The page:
Is a Crab Apple Tree Poisonous to Children?

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Crab apples are closely related to regular apples, and both produce flowers in springtime as well as edible fruit. While crab apple flowers can be extremely ornamental, the fruit tends to be smaller and less scrumptious than those of regular apple trees. Though the sourness of the fruit may taste awful, they have been eaten for centuries.


Meet the Crab Apple Tree

The crab apple tree (​Malus sylvestris​) is not just in the same genus as the apple tree; it is one of the wild ancestors of commercial apples. Like commercial apple varieties, crab apple trees can vary widely in appearance. All tend to be short with a spreading canopy of an irregular, rounded shape. Crab apples generally have gray bark and twisted or gnarled branches, and it is not unusual for the branchlets to develop spines. This gives them a similarity to a crab's shape and may be the reason for their common name "crab apple."


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Despite their "crabby" appearance, crab apples can be extremely ornamental, with lush blossoms in springtime in lacy white or shades of pink or red. Some varieties offer a different show in the fall as leaves turn fiery shades, though not every crab apple tree provides a fall display. Most crab apple trees also produce crab apples.

Learn About Crab Apple Fruit

Crab apples resemble commercial apples, but they are usually much smaller. In the wild, they tend to be yellow-green in color, but some are red when they ripen. All crab apple fruit are less than 2 inches in diameter.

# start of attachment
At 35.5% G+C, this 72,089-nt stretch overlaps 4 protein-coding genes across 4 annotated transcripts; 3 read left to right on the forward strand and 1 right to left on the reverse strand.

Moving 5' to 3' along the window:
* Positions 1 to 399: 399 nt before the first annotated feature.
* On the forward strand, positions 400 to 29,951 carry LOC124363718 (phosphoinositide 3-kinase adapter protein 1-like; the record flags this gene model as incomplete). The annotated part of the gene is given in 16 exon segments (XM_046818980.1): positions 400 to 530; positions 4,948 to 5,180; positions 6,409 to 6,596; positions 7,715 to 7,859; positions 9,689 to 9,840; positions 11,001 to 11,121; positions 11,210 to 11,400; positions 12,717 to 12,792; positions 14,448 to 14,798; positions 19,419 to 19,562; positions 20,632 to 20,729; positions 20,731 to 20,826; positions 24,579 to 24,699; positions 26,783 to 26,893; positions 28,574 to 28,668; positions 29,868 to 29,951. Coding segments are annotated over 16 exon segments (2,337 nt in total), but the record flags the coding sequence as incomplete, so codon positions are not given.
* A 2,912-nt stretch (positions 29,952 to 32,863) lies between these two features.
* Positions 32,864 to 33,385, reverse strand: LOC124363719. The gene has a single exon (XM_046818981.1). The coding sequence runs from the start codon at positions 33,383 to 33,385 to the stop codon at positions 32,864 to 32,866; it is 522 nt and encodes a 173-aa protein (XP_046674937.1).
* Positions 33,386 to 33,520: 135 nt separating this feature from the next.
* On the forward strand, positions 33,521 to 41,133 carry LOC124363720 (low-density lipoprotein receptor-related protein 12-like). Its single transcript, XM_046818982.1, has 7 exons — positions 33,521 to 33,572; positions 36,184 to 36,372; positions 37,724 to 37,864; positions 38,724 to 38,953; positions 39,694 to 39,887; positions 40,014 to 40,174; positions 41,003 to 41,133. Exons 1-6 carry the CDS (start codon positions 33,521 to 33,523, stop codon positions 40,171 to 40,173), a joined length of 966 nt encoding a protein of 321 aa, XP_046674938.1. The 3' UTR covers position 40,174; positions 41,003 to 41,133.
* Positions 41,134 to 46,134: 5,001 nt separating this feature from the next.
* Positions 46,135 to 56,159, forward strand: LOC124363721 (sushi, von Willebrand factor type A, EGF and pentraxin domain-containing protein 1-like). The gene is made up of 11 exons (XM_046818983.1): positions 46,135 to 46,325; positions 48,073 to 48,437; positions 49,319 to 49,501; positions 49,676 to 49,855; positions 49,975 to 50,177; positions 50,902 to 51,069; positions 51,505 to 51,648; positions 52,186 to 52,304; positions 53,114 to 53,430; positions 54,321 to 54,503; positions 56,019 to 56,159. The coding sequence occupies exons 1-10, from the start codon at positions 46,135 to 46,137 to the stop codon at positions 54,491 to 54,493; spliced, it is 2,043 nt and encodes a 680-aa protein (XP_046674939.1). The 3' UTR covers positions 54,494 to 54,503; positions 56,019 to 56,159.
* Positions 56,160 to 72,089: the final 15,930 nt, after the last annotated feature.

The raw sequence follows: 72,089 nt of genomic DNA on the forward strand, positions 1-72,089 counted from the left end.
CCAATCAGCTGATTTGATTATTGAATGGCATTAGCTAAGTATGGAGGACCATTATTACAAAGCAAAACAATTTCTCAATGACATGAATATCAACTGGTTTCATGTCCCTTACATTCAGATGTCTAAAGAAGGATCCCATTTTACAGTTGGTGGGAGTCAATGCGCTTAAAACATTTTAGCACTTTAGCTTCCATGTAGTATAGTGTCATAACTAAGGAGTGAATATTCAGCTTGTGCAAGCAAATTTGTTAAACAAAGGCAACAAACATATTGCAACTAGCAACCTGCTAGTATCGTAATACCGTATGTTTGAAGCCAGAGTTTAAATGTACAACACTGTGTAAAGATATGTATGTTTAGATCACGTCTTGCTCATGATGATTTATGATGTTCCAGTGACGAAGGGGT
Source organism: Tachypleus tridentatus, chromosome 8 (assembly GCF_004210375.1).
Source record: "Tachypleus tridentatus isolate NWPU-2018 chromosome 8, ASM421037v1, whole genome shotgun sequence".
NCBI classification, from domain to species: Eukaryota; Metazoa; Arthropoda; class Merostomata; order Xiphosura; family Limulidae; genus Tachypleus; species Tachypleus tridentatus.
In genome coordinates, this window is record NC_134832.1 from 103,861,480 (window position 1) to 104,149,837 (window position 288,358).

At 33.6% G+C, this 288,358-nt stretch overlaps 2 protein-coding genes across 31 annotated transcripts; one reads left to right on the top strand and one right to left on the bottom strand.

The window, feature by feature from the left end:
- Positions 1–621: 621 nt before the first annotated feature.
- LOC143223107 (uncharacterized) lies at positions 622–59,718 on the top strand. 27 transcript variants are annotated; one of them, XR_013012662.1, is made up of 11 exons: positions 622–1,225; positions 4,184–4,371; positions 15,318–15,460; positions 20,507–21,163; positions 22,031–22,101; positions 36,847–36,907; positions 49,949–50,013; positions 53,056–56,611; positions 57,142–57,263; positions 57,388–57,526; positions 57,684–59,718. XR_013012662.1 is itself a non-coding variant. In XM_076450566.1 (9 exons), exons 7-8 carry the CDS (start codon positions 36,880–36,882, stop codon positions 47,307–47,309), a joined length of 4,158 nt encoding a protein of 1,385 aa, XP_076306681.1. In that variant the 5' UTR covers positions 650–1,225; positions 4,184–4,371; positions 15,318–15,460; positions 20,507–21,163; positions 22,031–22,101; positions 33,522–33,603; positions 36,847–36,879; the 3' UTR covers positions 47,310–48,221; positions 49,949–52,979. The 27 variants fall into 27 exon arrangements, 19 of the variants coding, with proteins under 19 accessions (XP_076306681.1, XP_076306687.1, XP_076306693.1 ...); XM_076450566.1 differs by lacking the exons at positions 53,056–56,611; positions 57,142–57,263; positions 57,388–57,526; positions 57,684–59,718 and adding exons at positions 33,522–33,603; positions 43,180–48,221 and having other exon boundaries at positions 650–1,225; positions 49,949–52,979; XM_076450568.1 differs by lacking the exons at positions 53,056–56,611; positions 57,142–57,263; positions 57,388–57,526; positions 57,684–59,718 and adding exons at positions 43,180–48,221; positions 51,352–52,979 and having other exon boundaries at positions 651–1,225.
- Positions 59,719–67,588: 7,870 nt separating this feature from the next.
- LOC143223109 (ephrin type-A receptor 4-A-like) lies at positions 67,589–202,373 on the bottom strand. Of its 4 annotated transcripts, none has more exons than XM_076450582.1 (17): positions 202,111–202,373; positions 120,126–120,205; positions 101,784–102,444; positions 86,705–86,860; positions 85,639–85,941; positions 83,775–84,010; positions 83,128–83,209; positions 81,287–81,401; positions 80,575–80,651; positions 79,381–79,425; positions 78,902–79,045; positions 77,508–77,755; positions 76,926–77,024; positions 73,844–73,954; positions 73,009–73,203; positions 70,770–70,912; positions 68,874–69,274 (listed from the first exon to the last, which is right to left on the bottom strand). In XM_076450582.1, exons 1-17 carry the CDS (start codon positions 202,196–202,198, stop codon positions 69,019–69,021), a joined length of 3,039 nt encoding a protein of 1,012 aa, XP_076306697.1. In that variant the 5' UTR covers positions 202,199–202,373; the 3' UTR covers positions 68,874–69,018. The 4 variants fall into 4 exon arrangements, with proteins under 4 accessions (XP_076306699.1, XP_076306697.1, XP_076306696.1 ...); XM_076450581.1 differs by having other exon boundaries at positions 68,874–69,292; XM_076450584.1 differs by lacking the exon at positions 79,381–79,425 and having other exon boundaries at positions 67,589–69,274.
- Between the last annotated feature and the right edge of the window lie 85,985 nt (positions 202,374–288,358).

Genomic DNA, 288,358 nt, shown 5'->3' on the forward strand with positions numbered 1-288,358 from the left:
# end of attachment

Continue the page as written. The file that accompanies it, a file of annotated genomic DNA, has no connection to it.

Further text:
Anyone taking a large bite of the small crab apple will quickly discover their mistake. All fruit of a crab apple tree lacks the sweetness of a regular apple and will taste sour or bitter. Some crab apples are not palatable without first cooking and sweetening the fruit. The fruit makes an excellent jelly and has been roasted for centuries in Europe to eat with meat.

Understand Crab Apple Toxicity

Crab apple trees present no danger to adults or children in terms of toxicity. The leaves and bark are not toxic, and the twigs, flowers, and fruit will not poison a human or animal. In fact, crab apple tree foliage, flowers, and fruit are often consumed by wildlife and even domestic animals.


While the flesh of the crab apple fruit is completely edible, it is probably not a good idea to eat an extensive amount of the fruit seeds since they contain a sugar and cyanide compound called amygdalin that can make up less than 1 percent of a seed's chemical content. This amygdalin would only produce adverse effects if many seeds were consumed and if they were crunched up when eaten. This is not limited to crab apple seeds but is also true of regular apple seeds as well as those of almonds, apricots, peaches, and cherries.



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